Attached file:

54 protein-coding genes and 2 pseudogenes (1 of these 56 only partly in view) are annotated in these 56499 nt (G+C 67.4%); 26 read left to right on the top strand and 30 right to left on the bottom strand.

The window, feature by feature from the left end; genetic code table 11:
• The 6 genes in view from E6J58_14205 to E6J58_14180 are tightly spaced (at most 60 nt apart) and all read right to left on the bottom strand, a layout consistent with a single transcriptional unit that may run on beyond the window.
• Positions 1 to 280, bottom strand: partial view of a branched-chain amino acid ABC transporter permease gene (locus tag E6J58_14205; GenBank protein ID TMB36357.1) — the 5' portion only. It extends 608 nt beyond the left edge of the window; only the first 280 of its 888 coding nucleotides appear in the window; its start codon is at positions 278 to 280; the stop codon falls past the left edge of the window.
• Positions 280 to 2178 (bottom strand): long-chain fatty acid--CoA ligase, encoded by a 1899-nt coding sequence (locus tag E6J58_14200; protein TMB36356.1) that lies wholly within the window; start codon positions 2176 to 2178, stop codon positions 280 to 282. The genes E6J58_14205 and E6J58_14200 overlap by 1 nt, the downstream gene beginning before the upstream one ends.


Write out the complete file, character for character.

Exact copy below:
54 protein-coding genes and 2 pseudogenes (1 of these 56 only partly in view) are annotated in these 56499 nt (G+C 67.4%); 26 read left to right on the top strand and 30 right to left on the bottom strand.

The window, feature by feature from the left end; genetic code table 11:
• The 6 genes in view from E6J58_14205 to E6J58_14180 are tightly spaced (at most 60 nt apart) and all read right to left on the bottom strand, a layout consistent with a single transcriptional unit that may run on beyond the window.
• Positions 1 to 280, bottom strand: partial view of a branched-chain amino acid ABC transporter permease gene (locus tag E6J58_14205; GenBank protein ID TMB36357.1) — the 5' portion only. It extends 608 nt beyond the left edge of the window; only the first 280 of its 888 coding nucleotides appear in the window; its start codon is at positions 278 to 280; the stop codon falls past the left edge of the window.
• Positions 280 to 2178 (bottom strand): long-chain fatty acid--CoA ligase, encoded by a 1899-nt coding sequence (locus tag E6J58_14200; protein TMB36356.1) that lies wholly within the window; start codon positions 2176 to 2178, stop codon positions 280 to 282. The genes E6J58_14205 and E6J58_14200 overlap by 1 nt, the downstream gene beginning before the upstream one ends.